Danube ship-trip with Brazilian students

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Brazilian students had the opportunity of learning about the most significant bridges of Budapest from structural point of view through a ship-trip.

Within the framework of the Science Without Borders scholarship program, more than one hundred students are studying at the Faculty of Civil Engineering of Budapest University of Technology and Economics (BME). An important part of their education is to learn about the practical aspects of the theoretical knowledge they have been taught (during the semester) and to get to know the old and new achievements of the Hungarian civil engineering community. For this purpose, a series of programs have been organized for the engineers. During of the first and second event, the students could see the chain-chambers of Széchenyi Chain Bridge under the ground-level and couldvisit theinside of thesteel structure of Rákóczi Bridge. In both cases, expert guide was provided introducing the structures and their history.

“Science Without Borders (SWB) is a Brazilian scholarship program, a joint effort of the Brazilian Ministry of Education (MEC) and the Brazilian Ministry of Science and Technology (MCT) through their respective funding agencies – CAPES and CNPq.
The program aims to revolutionize the research and development system in Brazil, and also to enhance international education through the international mobility of under-graduate, graduate students, researchers, post-doctoral students encouraging research, innovation and exchange between Brazilian universities and colleges and higher education institutions around the world.” (www.cfshungary.hu)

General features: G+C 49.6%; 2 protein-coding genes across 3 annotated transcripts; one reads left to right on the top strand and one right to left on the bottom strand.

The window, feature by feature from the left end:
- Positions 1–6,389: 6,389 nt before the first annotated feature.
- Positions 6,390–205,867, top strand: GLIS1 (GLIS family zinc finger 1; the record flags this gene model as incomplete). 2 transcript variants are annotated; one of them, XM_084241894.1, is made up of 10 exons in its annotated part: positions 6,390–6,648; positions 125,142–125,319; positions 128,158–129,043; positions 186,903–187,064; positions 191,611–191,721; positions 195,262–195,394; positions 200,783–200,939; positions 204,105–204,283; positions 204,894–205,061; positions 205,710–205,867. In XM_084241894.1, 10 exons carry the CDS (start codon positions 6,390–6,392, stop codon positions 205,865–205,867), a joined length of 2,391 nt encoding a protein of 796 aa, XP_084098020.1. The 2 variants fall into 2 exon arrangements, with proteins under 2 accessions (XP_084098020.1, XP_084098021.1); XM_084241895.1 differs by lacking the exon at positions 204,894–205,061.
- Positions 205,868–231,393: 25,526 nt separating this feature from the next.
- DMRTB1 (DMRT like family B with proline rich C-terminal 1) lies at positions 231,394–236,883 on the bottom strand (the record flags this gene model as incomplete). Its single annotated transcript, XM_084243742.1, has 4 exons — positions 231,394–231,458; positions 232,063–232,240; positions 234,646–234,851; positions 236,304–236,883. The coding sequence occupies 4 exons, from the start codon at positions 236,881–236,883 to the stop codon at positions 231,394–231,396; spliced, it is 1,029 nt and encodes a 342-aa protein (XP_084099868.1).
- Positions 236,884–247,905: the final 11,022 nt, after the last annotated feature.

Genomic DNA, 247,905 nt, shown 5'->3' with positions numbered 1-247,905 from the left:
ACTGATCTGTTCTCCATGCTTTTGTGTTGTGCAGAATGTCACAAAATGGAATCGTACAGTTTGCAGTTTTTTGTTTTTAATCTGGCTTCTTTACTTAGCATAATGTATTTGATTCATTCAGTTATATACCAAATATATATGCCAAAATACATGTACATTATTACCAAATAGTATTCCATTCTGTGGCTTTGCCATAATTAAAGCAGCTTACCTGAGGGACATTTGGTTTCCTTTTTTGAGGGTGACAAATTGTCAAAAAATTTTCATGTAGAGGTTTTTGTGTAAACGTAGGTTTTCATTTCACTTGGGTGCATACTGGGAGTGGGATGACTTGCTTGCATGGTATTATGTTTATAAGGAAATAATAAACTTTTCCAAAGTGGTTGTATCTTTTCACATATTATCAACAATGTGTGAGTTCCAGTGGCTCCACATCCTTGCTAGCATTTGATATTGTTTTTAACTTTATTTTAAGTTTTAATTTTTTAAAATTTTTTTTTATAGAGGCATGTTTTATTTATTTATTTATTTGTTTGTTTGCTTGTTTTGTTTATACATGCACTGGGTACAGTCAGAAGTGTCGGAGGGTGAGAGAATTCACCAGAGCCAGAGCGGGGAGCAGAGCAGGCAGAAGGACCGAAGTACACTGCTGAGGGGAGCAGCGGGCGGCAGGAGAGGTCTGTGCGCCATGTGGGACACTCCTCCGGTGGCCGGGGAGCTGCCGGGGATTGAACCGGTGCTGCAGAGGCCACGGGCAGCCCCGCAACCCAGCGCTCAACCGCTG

The third program was a pleasant ship- trip on the Danube at the end of May, where the civil engineers could learn about the history and structural configuration of the most significant bridges in Budapest. The trip has departed fromthe PetőfiBridge, the last visited bridge was the North Rail Bridge at Népsziget. Different configurations of bridge structures have been introduced during the trip e.g.: Gerber truss bridge, suspension bridge, arch bridge, I-girder and box girder bridge. The expert guide speech was provided by Prof.László Dunai, Head of the Structural Engineering Department.

The students could learn interesting facts from the bridges such as that the Liberty Bridge is the first bridge over the Danube which was designed completely by Hungarian engineers.The bridge looks like a suspension bridge but its structure is a steel truss Gerber girder. Due to aesthetical reasons, the main girders do not follow the shape of the moment diagram between the hinges inside the main span; the structural height lessens rather than increases.


The adequate resistance of the structure was ensured with the thickening of the flanges. In 2007 the bridge has been reconstructed (in which the Department of Structural Engineering also contributed). The original reinforced concrete deck was changed to a composite structure, i.e. the connection has been ensured between the new reinforced concrete slab and the girders by means of studs.